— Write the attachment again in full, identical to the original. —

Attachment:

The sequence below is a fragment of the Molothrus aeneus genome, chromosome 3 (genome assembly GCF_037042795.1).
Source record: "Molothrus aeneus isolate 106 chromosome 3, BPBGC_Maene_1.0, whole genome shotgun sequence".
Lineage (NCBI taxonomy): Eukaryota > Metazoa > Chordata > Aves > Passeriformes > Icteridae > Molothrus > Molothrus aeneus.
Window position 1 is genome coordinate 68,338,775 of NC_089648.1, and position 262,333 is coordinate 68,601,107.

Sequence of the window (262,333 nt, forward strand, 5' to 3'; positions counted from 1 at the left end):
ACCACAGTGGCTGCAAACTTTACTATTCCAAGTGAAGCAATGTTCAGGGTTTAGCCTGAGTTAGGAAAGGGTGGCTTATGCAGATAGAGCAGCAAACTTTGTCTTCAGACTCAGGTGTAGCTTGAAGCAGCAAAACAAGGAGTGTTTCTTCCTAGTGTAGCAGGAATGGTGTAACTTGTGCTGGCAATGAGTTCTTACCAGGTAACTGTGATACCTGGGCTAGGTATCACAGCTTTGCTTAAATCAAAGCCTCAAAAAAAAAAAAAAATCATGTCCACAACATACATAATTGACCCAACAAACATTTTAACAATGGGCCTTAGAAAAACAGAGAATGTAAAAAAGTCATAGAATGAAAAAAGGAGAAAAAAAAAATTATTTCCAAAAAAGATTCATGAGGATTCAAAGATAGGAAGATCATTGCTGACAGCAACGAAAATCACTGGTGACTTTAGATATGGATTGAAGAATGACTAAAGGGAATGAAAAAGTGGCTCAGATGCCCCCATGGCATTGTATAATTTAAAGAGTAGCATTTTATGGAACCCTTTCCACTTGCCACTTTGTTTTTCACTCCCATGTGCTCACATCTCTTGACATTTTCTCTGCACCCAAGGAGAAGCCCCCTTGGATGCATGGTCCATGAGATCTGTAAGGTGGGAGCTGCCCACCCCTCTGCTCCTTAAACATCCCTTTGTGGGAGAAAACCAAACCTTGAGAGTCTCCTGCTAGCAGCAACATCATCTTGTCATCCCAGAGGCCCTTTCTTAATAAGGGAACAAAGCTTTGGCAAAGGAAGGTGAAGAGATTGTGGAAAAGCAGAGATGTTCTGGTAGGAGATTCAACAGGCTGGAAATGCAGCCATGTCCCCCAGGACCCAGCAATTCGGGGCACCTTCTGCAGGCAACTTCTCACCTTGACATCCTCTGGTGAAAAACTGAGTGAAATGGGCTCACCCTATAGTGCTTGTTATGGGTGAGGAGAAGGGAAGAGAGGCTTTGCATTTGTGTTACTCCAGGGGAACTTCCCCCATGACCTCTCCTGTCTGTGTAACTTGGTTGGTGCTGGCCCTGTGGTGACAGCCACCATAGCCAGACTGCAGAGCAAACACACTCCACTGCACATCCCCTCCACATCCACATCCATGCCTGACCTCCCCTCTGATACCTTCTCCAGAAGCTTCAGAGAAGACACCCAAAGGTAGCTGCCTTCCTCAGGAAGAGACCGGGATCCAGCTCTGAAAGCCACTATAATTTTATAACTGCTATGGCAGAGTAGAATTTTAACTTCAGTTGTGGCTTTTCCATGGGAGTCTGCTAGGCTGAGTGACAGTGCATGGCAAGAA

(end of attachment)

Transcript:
The sequence below is a fragment of the Molothrus aeneus genome, chromosome 3 (genome assembly GCF_037042795.1).
Source record: "Molothrus aeneus isolate 106 chromosome 3, BPBGC_Maene_1.0, whole genome shotgun sequence".
Lineage (NCBI taxonomy): Eukaryota > Metazoa > Chordata > Aves > Passeriformes > Icteridae > Molothrus > Molothrus aeneus.
Window position 1 is genome coordinate 68,338,775 of NC_089648.1, and position 262,333 is coordinate 68,601,107.

Sequence of the window (262,333 nt, forward strand, 5' to 3'; positions counted from 1 at the left end):
ACCACAGTGGCTGCAAACTTTACTATTCCAAGTGAAGCAATGTTCAGGGTTTAGCCTGAGTTAGGAAAGGGTGGCTTATGCAGATAGAGCAGCAAACTTTGTCTTCAGACTCAGGTGTAGCTTGAAGCAGCAAAACAAGGAGTGTTTCTTCCTAGTGTAGCAGGAATGGTGTAACTTGTGCTGGCAATGAGTTCTTACCAGGTAACTGTGATACCTGGGCTAGGTATCACAGCTTTGCTTAAATCAAAGCCTCAAAAAAAAAAAAAAATCATGTCCACAACATACATAATTGACCCAACAAACATTTTAACAATGGGCCTTAGAAAAACAGAGAATGTAAAAAAGTCATAGAATGAAAAAAGGAGAAAAAAAAAATTATTTCCAAAAAAGATTCATGAGGATTCAAAGATAGGAAGATCATTGCTGACAGCAACGAAAATCACTGGTGACTTTAGATATGGATTGAAGAATGACTAAAGGGAATGAAAAAGTGGCTCAGATGCCCCCATGGCATTGTATAATTTAAAGAGTAGCATTTTATGGAACCCTTTCCACTTGCCACTTTGTTTTTCACTCCCATGTGCTCACATCTCTTGACATTTTCTCTGCACCCAAGGAGAAGCCCCCTTGGATGCATGGTCCATGAGATCTGTAAGGTGGGAGCTGCCCACCCCTCTGCTCCTTAAACATCCCTTTGTGGGAGAAAACCAAACCTTGAGAGTCTCCTGCTAGCAGCAACATCATCTTGTCATCCCAGAGGCCCTTTCTTAATAAGGGAACAAAGCTTTGGCAAAGGAAGGTGAAGAGATTGTGGAAAAGCAGAGATGTTCTGGTAGGAGATTCAACAGGCTGGAAATGCAGCCATGTCCCCCAGGACCCAGCAATTCGGGGCACCTTCTGCAGGCAACTTCTCACCTTGACATCCTCTGGTGAAAAACTGAGTGAAATGGGCTCACCCTATAGTGCTTGTTATGGGTGAGGAGAAGGGAAGAGAGGCTTTGCATTTGTGTTACTCCAGGGGAACTTCCCCCATGACCTCTCCTGTCTGTGTAACTTGGTTGGTGCTGGCCCTGTGGTGACAGCCACCATAGCCAGACTGCAGAGCAAACACACTCCACTGCACATCCCCTCCACATCCACATCCATGCCTGACCTCCCCTCTGATACCTTCTCCAGAAGCTTCAGAGAAGACACCCAAAGGTAGCTGCCTTCCTCAGGAAGAGACCGGGATCCAGCTCTGAAAGCCACTATAATTTTATAACTGCTATGGCAGAGTAGAATTTTAACTTCAGTTGTGGCTTTTCCATGGGAGTCTGCTAGGCTGAGTGACAGTGCATGGCAAGAA